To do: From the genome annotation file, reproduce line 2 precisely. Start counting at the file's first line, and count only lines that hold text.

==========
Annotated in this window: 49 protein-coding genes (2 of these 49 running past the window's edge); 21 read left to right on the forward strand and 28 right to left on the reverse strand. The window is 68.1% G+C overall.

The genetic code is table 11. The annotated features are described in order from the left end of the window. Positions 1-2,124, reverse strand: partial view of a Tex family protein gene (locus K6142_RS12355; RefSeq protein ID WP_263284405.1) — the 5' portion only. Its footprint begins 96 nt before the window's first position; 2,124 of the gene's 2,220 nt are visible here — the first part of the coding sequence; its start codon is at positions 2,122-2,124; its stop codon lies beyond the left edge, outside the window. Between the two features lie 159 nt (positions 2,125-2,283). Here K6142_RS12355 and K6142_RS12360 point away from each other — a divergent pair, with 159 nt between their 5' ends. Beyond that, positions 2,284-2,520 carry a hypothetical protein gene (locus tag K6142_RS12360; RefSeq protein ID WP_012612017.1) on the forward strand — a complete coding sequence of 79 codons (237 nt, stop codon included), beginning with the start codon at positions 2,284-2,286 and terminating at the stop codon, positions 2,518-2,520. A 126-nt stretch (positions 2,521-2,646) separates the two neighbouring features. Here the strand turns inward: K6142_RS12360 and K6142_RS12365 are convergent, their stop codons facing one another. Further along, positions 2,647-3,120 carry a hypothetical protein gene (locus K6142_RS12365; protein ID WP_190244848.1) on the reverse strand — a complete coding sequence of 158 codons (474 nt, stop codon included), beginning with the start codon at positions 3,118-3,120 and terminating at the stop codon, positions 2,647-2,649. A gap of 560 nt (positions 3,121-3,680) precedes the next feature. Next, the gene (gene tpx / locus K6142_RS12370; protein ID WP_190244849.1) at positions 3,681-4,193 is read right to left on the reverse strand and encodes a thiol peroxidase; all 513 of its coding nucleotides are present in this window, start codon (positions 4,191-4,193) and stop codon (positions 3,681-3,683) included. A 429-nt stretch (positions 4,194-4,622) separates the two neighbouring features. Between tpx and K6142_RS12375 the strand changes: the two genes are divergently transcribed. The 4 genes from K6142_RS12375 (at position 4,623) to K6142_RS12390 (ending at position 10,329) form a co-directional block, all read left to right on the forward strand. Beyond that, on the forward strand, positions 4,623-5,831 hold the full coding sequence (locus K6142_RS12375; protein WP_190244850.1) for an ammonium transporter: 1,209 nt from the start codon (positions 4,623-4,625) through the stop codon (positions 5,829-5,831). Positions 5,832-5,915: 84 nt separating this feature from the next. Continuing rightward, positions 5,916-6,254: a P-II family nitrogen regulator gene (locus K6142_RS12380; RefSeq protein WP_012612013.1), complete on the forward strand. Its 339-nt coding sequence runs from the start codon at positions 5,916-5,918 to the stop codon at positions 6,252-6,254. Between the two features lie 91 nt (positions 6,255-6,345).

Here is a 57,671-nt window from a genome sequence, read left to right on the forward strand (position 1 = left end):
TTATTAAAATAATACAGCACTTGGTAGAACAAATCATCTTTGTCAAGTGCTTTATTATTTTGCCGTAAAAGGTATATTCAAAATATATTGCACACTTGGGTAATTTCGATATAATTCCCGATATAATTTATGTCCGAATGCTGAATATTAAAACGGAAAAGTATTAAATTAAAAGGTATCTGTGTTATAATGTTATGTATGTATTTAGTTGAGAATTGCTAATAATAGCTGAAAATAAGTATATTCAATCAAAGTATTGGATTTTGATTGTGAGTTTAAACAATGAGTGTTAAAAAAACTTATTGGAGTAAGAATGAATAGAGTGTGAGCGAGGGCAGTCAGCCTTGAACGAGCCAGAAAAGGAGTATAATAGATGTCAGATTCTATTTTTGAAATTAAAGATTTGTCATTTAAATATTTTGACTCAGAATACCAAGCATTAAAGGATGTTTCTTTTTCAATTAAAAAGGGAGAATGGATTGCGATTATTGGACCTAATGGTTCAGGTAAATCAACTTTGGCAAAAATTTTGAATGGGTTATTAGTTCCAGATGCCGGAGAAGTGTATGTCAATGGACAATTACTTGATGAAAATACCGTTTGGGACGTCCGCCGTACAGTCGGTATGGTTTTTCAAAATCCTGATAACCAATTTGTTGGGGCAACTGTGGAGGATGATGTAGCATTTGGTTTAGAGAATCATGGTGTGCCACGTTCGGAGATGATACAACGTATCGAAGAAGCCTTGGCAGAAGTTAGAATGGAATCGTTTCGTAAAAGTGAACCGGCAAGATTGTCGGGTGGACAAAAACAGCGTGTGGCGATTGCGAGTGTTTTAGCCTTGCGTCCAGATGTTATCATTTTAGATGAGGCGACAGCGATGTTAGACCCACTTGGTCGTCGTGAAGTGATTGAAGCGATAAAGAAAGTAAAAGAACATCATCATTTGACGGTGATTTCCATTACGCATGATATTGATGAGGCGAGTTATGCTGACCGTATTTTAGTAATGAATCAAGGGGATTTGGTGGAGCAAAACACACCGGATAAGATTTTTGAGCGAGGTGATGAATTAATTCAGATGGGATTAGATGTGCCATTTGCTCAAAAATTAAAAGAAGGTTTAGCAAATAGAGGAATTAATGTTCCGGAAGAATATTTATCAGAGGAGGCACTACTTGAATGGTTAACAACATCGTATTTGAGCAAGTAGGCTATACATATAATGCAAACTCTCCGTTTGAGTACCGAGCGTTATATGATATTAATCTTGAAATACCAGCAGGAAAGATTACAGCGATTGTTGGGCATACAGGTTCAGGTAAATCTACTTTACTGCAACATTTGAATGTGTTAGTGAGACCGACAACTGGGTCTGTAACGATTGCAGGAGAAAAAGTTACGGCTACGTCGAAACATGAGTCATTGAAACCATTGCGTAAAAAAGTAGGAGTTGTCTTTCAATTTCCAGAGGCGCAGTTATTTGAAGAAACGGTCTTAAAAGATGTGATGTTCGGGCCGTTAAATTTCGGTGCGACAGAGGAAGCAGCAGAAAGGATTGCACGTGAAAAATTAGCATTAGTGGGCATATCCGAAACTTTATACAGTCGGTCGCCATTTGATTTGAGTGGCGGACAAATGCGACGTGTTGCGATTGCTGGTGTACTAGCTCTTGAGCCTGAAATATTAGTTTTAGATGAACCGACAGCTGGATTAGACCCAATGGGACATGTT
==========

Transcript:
The genetic code is table 11. The annotated features are described in order from the left end of the window. Positions 1-2,124, reverse strand: partial view of a Tex family protein gene (locus K6142_RS12355; RefSeq protein ID WP_263284405.1) — the 5' portion only. Its footprint begins 96 nt before the window's first position; 2,124 of the gene's 2,220 nt are visible here — the first part of the coding sequence; its start codon is at positions 2,122-2,124; its stop codon lies beyond the left edge, outside the window. Between the two features lie 159 nt (positions 2,125-2,283). Here K6142_RS12355 and K6142_RS12360 point away from each other — a divergent pair, with 159 nt between their 5' ends. Beyond that, positions 2,284-2,520 carry a hypothetical protein gene (locus tag K6142_RS12360; RefSeq protein ID WP_012612017.1) on the forward strand — a complete coding sequence of 79 codons (237 nt, stop codon included), beginning with the start codon at positions 2,284-2,286 and terminating at the stop codon, positions 2,518-2,520. A 126-nt stretch (positions 2,521-2,646) separates the two neighbouring features. Here the strand turns inward: K6142_RS12360 and K6142_RS12365 are convergent, their stop codons facing one another. Further along, positions 2,647-3,120 carry a hypothetical protein gene (locus K6142_RS12365; protein ID WP_190244848.1) on the reverse strand — a complete coding sequence of 158 codons (474 nt, stop codon included), beginning with the start codon at positions 3,118-3,120 and terminating at the stop codon, positions 2,647-2,649. A gap of 560 nt (positions 3,121-3,680) precedes the next feature. Next, the gene (gene tpx / locus K6142_RS12370; protein ID WP_190244849.1) at positions 3,681-4,193 is read right to left on the reverse strand and encodes a thiol peroxidase; all 513 of its coding nucleotides are present in this window, start codon (positions 4,191-4,193) and stop codon (positions 3,681-3,683) included. A 429-nt stretch (positions 4,194-4,622) separates the two neighbouring features. Between tpx and K6142_RS12375 the strand changes: the two genes are divergently transcribed. The 4 genes from K6142_RS12375 (at position 4,623) to K6142_RS12390 (ending at position 10,329) form a co-directional block, all read left to right on the forward strand. Beyond that, on the forward strand, positions 4,623-5,831 hold the full coding sequence (locus K6142_RS12375; protein WP_190244850.1) for an ammonium transporter: 1,209 nt from the start codon (positions 4,623-4,625) through the stop codon (positions 5,829-5,831). Positions 5,832-5,915: 84 nt separating this feature from the next. Continuing rightward, positions 5,916-6,254: a P-II family nitrogen regulator gene (locus K6142_RS12380; RefSeq protein WP_012612013.1), complete on the forward strand. Its 339-nt coding sequence runs from the start codon at positions 5,916-5,918 to the stop codon at positions 6,252-6,254. Between the two features lie 91 nt (positions 6,255-6,345).